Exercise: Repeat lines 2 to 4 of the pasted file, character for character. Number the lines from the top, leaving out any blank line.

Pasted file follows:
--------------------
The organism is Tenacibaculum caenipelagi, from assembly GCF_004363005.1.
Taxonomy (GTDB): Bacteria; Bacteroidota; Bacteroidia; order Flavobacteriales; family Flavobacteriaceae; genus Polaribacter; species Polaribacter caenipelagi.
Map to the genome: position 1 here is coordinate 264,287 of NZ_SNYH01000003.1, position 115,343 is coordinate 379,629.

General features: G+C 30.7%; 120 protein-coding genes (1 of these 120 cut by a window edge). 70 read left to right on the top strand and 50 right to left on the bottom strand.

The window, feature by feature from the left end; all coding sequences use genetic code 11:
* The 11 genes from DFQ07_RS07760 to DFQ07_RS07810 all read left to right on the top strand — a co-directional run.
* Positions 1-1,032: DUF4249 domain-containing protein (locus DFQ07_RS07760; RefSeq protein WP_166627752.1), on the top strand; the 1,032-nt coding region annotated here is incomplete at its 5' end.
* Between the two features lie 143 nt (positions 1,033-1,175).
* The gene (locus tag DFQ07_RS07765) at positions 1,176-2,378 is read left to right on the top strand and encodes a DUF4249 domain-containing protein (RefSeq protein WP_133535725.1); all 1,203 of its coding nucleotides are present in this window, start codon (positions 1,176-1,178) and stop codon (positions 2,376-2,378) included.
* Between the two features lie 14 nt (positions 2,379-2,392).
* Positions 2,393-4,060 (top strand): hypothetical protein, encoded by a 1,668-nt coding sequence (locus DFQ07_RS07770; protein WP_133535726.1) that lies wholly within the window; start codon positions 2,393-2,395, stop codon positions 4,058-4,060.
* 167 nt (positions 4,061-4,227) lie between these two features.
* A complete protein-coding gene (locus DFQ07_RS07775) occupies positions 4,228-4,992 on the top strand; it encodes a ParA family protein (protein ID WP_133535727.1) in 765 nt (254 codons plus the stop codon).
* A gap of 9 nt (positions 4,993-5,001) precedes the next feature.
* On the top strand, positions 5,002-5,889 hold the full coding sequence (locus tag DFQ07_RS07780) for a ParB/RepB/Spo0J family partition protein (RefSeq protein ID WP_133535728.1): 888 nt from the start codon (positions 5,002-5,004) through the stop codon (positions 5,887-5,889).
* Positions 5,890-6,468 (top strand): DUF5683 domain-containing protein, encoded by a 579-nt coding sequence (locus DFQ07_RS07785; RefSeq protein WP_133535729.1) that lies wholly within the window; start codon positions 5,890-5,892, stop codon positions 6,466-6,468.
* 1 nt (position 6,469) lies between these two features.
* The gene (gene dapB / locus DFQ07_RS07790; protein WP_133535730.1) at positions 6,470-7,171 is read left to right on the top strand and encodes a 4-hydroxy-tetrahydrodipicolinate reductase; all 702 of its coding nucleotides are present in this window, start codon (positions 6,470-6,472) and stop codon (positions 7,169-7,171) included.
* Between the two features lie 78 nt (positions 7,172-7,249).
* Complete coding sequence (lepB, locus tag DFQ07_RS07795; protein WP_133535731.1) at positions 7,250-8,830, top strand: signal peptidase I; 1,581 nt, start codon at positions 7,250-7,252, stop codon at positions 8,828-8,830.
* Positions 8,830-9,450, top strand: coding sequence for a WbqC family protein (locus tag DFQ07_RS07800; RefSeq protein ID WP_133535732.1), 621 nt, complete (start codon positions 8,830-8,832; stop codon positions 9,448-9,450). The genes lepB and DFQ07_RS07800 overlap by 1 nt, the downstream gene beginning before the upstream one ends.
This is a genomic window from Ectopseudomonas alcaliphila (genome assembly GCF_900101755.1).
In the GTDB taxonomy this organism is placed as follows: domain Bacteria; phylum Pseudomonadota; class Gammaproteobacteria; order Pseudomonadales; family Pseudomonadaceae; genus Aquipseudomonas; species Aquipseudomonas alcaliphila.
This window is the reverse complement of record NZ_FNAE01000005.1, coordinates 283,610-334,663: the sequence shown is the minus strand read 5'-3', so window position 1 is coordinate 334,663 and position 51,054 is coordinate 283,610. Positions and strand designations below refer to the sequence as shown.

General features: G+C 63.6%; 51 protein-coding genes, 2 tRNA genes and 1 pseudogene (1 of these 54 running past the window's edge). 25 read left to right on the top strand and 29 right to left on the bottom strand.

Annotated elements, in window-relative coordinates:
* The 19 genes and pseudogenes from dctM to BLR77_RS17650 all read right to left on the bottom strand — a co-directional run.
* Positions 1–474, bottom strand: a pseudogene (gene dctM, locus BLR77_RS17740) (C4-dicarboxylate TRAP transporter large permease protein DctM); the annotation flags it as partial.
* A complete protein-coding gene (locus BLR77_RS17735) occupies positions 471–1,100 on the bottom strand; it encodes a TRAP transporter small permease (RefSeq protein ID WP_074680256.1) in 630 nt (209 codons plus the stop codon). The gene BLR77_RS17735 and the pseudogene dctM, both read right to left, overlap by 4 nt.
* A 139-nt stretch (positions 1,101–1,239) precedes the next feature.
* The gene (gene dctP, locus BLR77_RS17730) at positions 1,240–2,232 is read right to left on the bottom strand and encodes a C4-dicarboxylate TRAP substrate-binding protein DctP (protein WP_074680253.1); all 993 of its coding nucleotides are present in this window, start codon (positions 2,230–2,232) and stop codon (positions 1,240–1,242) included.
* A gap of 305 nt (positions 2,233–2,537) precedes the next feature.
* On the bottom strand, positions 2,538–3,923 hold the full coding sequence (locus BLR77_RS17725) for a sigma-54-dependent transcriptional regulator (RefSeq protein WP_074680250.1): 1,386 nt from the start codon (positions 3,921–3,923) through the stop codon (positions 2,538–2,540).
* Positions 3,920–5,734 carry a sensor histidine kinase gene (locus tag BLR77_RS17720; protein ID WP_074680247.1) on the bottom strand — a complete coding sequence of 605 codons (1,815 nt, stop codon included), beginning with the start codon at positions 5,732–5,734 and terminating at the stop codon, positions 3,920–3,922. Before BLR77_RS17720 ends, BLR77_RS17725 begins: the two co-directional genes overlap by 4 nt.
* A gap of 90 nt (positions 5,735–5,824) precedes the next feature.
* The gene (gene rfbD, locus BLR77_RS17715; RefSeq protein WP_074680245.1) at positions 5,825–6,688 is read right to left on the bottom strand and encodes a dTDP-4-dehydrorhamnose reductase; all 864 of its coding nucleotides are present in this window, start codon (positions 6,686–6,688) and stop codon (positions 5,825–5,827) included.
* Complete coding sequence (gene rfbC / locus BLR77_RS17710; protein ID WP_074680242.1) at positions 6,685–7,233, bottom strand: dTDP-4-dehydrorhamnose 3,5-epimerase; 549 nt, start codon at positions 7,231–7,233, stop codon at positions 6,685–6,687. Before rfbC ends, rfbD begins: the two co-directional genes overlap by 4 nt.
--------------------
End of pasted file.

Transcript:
Taxonomy (GTDB): Bacteria; Bacteroidota; Bacteroidia; order Flavobacteriales; family Flavobacteriaceae; genus Polaribacter; species Polaribacter caenipelagi.
Map to the genome: position 1 here is coordinate 264,287 of NZ_SNYH01000003.1, position 115,343 is coordinate 379,629.

General features: G+C 30.7%; 120 protein-coding genes (1 of these 120 cut by a window edge). 70 read left to right on the top strand and 50 right to left on the bottom strand.